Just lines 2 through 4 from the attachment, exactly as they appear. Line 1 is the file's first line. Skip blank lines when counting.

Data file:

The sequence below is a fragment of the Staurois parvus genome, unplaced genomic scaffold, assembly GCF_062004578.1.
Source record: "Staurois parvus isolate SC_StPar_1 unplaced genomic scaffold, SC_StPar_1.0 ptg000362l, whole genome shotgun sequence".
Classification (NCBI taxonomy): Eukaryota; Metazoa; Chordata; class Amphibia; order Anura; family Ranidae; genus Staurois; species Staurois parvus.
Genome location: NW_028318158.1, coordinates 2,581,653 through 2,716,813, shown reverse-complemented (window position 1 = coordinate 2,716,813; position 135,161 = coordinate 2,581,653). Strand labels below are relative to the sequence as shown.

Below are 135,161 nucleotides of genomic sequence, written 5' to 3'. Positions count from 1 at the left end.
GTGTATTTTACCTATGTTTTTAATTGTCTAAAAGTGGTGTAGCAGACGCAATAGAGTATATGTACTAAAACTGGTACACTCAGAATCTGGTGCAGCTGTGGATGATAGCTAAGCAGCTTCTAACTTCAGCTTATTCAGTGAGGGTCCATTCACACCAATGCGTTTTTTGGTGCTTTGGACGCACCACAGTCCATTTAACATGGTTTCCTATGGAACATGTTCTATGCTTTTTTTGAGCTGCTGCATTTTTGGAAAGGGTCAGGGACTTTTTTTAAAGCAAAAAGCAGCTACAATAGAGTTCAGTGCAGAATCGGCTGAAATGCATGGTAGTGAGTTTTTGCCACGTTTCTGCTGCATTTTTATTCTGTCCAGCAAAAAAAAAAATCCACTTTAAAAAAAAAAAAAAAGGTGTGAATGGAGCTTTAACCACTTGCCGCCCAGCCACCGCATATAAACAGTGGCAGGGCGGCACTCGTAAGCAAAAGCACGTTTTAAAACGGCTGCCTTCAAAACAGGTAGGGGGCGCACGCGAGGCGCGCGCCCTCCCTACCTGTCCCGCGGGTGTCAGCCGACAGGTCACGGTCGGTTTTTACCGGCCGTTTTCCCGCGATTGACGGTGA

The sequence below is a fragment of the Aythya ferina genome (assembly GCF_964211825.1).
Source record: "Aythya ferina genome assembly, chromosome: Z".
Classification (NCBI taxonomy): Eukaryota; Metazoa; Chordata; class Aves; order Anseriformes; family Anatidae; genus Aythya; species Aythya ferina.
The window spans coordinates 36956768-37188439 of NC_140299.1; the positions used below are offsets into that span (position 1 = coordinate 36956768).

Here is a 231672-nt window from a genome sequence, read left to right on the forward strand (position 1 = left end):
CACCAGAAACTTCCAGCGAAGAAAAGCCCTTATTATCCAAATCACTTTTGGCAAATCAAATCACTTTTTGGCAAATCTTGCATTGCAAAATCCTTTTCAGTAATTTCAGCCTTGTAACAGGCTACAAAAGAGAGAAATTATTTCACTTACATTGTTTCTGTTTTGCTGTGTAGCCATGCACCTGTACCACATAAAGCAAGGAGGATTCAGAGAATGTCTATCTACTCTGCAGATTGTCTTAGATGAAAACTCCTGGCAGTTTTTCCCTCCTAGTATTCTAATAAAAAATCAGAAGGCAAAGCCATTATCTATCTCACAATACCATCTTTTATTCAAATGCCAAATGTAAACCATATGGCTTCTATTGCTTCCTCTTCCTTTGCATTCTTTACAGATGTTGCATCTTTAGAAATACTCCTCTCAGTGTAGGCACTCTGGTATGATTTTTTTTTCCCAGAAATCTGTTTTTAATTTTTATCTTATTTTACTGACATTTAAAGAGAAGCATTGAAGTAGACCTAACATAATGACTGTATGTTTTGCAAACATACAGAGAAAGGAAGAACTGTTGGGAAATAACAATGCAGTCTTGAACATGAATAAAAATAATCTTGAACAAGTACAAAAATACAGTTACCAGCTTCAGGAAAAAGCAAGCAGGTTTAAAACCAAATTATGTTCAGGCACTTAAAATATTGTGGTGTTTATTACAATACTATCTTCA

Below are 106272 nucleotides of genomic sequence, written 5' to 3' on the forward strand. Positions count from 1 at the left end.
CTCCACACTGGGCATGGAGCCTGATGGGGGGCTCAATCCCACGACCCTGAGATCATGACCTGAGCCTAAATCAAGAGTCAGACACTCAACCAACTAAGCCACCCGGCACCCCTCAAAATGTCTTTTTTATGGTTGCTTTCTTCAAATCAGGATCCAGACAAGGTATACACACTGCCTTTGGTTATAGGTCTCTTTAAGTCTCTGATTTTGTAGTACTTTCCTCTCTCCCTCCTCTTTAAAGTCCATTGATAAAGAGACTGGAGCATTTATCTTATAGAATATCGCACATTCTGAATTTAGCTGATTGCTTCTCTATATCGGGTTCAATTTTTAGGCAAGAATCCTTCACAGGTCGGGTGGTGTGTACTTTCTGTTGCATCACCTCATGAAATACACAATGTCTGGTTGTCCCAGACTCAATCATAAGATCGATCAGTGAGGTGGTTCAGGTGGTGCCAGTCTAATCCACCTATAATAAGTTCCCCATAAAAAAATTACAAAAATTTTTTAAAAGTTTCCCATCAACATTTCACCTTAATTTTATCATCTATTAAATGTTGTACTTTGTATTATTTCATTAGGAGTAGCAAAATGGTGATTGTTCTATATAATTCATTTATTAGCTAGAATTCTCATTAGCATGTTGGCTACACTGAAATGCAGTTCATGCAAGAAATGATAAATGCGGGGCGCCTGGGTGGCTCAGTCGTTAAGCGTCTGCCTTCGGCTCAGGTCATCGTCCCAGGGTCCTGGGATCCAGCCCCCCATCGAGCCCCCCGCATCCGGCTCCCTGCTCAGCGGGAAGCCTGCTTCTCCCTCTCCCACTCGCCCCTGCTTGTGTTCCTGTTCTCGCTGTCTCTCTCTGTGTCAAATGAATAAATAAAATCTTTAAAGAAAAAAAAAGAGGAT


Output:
Source record: "Staurois parvus isolate SC_StPar_1 unplaced genomic scaffold, SC_StPar_1.0 ptg000362l, whole genome shotgun sequence".
Classification (NCBI taxonomy): Eukaryota; Metazoa; Chordata; class Amphibia; order Anura; family Ranidae; genus Staurois; species Staurois parvus.
Genome location: NW_028318158.1, coordinates 2,581,653 through 2,716,813, shown reverse-complemented (window position 1 = coordinate 2,716,813; position 135,161 = coordinate 2,581,653). Strand labels below are relative to the sequence as shown.